by Mike Telin & Daniel Hathaway
Mozart’s La finta giardiniera is an ideal teaching opera for young singers, with its wealth of approachable arias and challenging recitatives. It also boasts a plot so complicated that few have been able to sum it up in a paragraph. “I could not make this opera stranger than it already is,” director Jonathon Field said in a telephone conversation. Tenor Daniel McGrew, who sings the role of the Count, said, “It takes a long time just to get to know what it is about.”
Soprano Rebecca Achtenberg, who plays Sandrina, read four different synopses before she auditioned. “The plot is complicated and I have relished developing ways of explaining it as quickly as possible. But I think if you take out all of the side plots it is pretty simple: girl gets stabbed by her lover, girl goes off to find him, a lot of mistaken identity, a lot of love triangles, and finally, everybody ends up with the person they should. Of course, the intricacies are important to the fun, but I think the plot clears up as the characters develop throughout the opera.”
Soprano Elissa Pfaender, who sings the role of Arminda, said, “I think it’s an opera that you need to experience to truly understand what’s going on. It’s early Mozart, so it’s very different from Figaro, Così or Don Giovanni. But the story is so wild, and the music is so wonderful. Each character’s music is very defining.”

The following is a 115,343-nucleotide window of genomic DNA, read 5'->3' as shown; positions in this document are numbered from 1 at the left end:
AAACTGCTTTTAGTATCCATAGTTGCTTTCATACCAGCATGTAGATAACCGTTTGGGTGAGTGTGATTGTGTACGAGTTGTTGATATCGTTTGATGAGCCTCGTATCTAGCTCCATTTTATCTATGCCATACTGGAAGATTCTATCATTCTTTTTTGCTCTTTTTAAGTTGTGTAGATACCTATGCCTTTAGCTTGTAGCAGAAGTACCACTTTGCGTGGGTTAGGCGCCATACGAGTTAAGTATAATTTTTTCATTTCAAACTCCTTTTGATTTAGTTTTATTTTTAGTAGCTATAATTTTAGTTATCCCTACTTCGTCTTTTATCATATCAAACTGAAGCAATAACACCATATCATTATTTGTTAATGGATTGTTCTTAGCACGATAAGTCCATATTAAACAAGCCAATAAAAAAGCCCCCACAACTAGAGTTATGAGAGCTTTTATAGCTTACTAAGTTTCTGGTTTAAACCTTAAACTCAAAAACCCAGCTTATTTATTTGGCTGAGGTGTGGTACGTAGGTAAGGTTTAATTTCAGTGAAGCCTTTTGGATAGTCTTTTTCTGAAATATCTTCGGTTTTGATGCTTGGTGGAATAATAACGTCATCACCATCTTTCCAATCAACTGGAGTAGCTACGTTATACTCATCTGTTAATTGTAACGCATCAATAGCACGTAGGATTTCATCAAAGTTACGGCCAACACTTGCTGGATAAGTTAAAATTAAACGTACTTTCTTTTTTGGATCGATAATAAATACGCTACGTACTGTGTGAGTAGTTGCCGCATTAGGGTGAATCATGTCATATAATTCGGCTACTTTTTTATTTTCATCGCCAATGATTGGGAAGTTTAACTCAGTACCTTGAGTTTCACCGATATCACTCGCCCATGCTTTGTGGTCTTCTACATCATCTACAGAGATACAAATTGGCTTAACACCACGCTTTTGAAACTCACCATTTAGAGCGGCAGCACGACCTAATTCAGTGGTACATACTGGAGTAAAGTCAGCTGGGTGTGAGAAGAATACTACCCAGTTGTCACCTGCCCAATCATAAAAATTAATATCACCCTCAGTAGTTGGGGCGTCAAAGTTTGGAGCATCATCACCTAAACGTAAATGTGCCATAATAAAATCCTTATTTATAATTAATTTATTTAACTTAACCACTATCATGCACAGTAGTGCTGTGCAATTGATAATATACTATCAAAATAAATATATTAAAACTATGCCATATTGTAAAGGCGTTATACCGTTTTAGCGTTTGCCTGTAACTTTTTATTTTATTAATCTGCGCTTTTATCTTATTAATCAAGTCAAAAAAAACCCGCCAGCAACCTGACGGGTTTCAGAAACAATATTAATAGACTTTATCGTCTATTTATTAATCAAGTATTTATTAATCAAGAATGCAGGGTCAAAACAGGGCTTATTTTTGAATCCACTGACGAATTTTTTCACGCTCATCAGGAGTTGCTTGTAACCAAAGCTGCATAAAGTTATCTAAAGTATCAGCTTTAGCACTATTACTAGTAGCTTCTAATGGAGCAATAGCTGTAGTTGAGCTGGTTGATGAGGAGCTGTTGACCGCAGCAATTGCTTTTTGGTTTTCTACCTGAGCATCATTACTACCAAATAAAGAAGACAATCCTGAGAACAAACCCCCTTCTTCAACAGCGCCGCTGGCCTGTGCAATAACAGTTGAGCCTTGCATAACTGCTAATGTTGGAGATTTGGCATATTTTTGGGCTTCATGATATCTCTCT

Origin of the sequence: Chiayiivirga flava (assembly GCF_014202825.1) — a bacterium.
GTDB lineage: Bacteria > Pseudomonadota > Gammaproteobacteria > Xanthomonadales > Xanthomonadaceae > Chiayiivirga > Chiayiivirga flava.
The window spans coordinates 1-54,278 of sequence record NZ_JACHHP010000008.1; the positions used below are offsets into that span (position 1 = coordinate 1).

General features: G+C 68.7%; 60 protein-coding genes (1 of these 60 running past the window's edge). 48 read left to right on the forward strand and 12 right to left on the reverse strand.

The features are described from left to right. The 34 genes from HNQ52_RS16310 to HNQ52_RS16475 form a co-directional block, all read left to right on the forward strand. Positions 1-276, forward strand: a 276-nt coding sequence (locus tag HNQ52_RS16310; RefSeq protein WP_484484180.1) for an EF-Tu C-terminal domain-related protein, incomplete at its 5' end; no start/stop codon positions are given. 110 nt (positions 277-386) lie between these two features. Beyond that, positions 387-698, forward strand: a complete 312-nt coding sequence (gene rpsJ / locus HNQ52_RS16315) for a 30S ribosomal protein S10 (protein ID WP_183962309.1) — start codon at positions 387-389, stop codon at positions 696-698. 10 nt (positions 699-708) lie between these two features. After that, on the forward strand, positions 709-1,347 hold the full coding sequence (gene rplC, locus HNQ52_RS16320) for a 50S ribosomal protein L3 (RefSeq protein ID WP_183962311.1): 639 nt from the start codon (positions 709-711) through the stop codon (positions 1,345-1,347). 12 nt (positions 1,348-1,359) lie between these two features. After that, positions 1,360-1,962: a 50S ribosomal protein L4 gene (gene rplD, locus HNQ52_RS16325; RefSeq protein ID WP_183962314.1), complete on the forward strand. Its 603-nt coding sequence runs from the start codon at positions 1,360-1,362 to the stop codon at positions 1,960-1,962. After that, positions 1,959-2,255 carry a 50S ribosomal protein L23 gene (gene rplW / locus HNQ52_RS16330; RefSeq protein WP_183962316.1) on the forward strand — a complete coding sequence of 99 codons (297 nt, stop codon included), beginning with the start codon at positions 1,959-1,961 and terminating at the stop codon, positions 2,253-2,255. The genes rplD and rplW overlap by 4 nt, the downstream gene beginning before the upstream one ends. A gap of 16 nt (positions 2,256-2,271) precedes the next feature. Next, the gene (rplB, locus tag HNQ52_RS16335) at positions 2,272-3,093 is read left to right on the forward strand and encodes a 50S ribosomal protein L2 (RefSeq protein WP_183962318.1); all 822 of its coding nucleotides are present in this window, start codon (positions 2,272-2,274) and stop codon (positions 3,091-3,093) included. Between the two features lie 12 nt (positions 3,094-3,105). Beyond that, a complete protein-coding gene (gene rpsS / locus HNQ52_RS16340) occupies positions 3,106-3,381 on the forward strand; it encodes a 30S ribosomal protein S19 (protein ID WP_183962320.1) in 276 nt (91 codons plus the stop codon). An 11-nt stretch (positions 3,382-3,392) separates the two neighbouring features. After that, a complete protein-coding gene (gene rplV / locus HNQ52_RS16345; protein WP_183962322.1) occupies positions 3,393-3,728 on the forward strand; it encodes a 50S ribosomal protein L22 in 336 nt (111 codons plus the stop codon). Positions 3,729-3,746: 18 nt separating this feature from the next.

As in the case of many productions, Field has done a fair amount of cutting. “The recits have been trimmed down quite nicely. I think the cuts have made it into a neat, workable version of the opera. With some cuts, I’ve staged the missing action in the background anyway so the audience will be aware of everything that is going on. We did keep in something that is often cut — the mad scene in act three between the Count and Sandrina.”
Field said that figuring out how to make that mad scene work was the key to unlocking everything. It gave him the idea for the rabbits — named Ralph, Rachel, Richard, Rebecca, Robert and Rosalie — who play such a big role in the opera’s garden. That notion came to Field last summer while tending his own plot of land. “We had a rabbit who would just sit there and munch away while both of our dogs ignored him. It was like he was invisible to them.
“I began to think that since there is a garden in the opera maybe there is a rabbit there too, and maybe the rabbit is like Puck, who helps things along. This became a motivation to get characters to do certain things. Soon the rabbits became spirit guides who would move people in the right direction. But of course, people being people, they always resist. The rabbits also help determine the seasons. This production travels through all four seasons, beginning with spring and ending with winter.”
“The idea of the rabbits is a little creepy but it does work,” Pfaender said. “It’s fitting because everybody goes through a mental breakdown during the opera. Having these little voices in their heads is unexpected but it adds a fun touch.”